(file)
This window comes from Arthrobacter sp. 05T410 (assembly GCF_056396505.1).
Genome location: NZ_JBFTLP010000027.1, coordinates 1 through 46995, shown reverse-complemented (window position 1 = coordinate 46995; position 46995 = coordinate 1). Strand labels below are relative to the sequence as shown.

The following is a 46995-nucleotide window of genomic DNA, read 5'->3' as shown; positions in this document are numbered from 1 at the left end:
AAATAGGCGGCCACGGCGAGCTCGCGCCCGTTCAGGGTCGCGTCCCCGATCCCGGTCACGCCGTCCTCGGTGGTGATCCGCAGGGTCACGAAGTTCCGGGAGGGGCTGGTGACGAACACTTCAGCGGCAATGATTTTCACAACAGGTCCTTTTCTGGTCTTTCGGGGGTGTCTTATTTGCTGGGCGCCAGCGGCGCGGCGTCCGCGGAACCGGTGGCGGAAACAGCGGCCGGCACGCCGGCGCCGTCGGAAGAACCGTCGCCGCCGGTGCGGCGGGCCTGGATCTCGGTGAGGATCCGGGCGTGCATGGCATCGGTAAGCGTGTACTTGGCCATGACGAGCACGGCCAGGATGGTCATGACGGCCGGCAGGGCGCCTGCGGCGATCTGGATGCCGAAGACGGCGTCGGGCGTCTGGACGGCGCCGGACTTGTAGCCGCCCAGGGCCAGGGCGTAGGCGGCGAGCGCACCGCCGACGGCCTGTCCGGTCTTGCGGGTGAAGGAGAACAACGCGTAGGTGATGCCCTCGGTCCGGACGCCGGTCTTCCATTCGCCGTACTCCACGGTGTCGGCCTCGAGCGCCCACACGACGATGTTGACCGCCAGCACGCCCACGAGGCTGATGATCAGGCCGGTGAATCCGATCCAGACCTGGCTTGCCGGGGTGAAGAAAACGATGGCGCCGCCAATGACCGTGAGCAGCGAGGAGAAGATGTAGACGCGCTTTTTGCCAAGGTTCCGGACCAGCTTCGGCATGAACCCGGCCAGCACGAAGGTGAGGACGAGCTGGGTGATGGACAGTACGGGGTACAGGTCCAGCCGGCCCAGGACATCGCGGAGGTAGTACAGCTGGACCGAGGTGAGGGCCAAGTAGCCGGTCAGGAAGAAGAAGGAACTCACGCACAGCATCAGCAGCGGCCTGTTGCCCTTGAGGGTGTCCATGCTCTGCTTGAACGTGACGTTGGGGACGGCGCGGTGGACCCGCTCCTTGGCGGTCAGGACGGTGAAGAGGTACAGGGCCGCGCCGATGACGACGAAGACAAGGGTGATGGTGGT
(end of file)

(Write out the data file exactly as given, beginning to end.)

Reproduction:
This window comes from Arthrobacter sp. 05T410 (assembly GCF_056396505.1).
Genome location: NZ_JBFTLP010000027.1, coordinates 1 through 46995, shown reverse-complemented (window position 1 = coordinate 46995; position 46995 = coordinate 1). Strand labels below are relative to the sequence as shown.

The following is a 46995-nucleotide window of genomic DNA, read 5'->3' as shown; positions in this document are numbered from 1 at the left end:
AAATAGGCGGCCACGGCGAGCTCGCGCCCGTTCAGGGTCGCGTCCCCGATCCCGGTCACGCCGTCCTCGGTGGTGATCCGCAGGGTCACGAAGTTCCGGGAGGGGCTGGTGACGAACACTTCAGCGGCAATGATTTTCACAACAGGTCCTTTTCTGGTCTTTCGGGGGTGTCTTATTTGCTGGGCGCCAGCGGCGCGGCGTCCGCGGAACCGGTGGCGGAAACAGCGGCCGGCACGCCGGCGCCGTCGGAAGAACCGTCGCCGCCGGTGCGGCGGGCCTGGATCTCGGTGAGGATCCGGGCGTGCATGGCATCGGTAAGCGTGTACTTGGCCATGACGAGCACGGCCAGGATGGTCATGACGGCCGGCAGGGCGCCTGCGGCGATCTGGATGCCGAAGACGGCGTCGGGCGTCTGGACGGCGCCGGACTTGTAGCCGCCCAGGGCCAGGGCGTAGGCGGCGAGCGCACCGCCGACGGCCTGTCCGGTCTTGCGGGTGAAGGAGAACAACGCGTAGGTGATGCCCTCGGTCCGGACGCCGGTCTTCCATTCGCCGTACTCCACGGTGTCGGCCTCGAGCGCCCACACGACGATGTTGACCGCCAGCACGCCCACGAGGCTGATGATCAGGCCGGTGAATCCGATCCAGACCTGGCTTGCCGGGGTGAAGAAAACGATGGCGCCGCCAATGACCGTGAGCAGCGAGGAGAAGATGTAGACGCGCTTTTTGCCAAGGTTCCGGACCAGCTTCGGCATGAACCCGGCCAGCACGAAGGTGAGGACGAGCTGGGTGATGGACAGTACGGGGTACAGGTCCAGCCGGCCCAGGACATCGCGGAGGTAGTACAGCTGGACCGAGGTGAGGGCCAAGTAGCCGGTCAGGAAGAAGAAGGAACTCACGCACAGCATCAGCAGCGGCCTGTTGCCCTTGAGGGTGTCCATGCTCTGCTTGAACGTGACGTTGGGGACGGCGCGGTGGACCCGCTCCTTGGCGGTCAGGACGGTGAAGAGGTACAGGGCCGCGCCGATGACGACGAAGACAAGGGTGATGGTGGT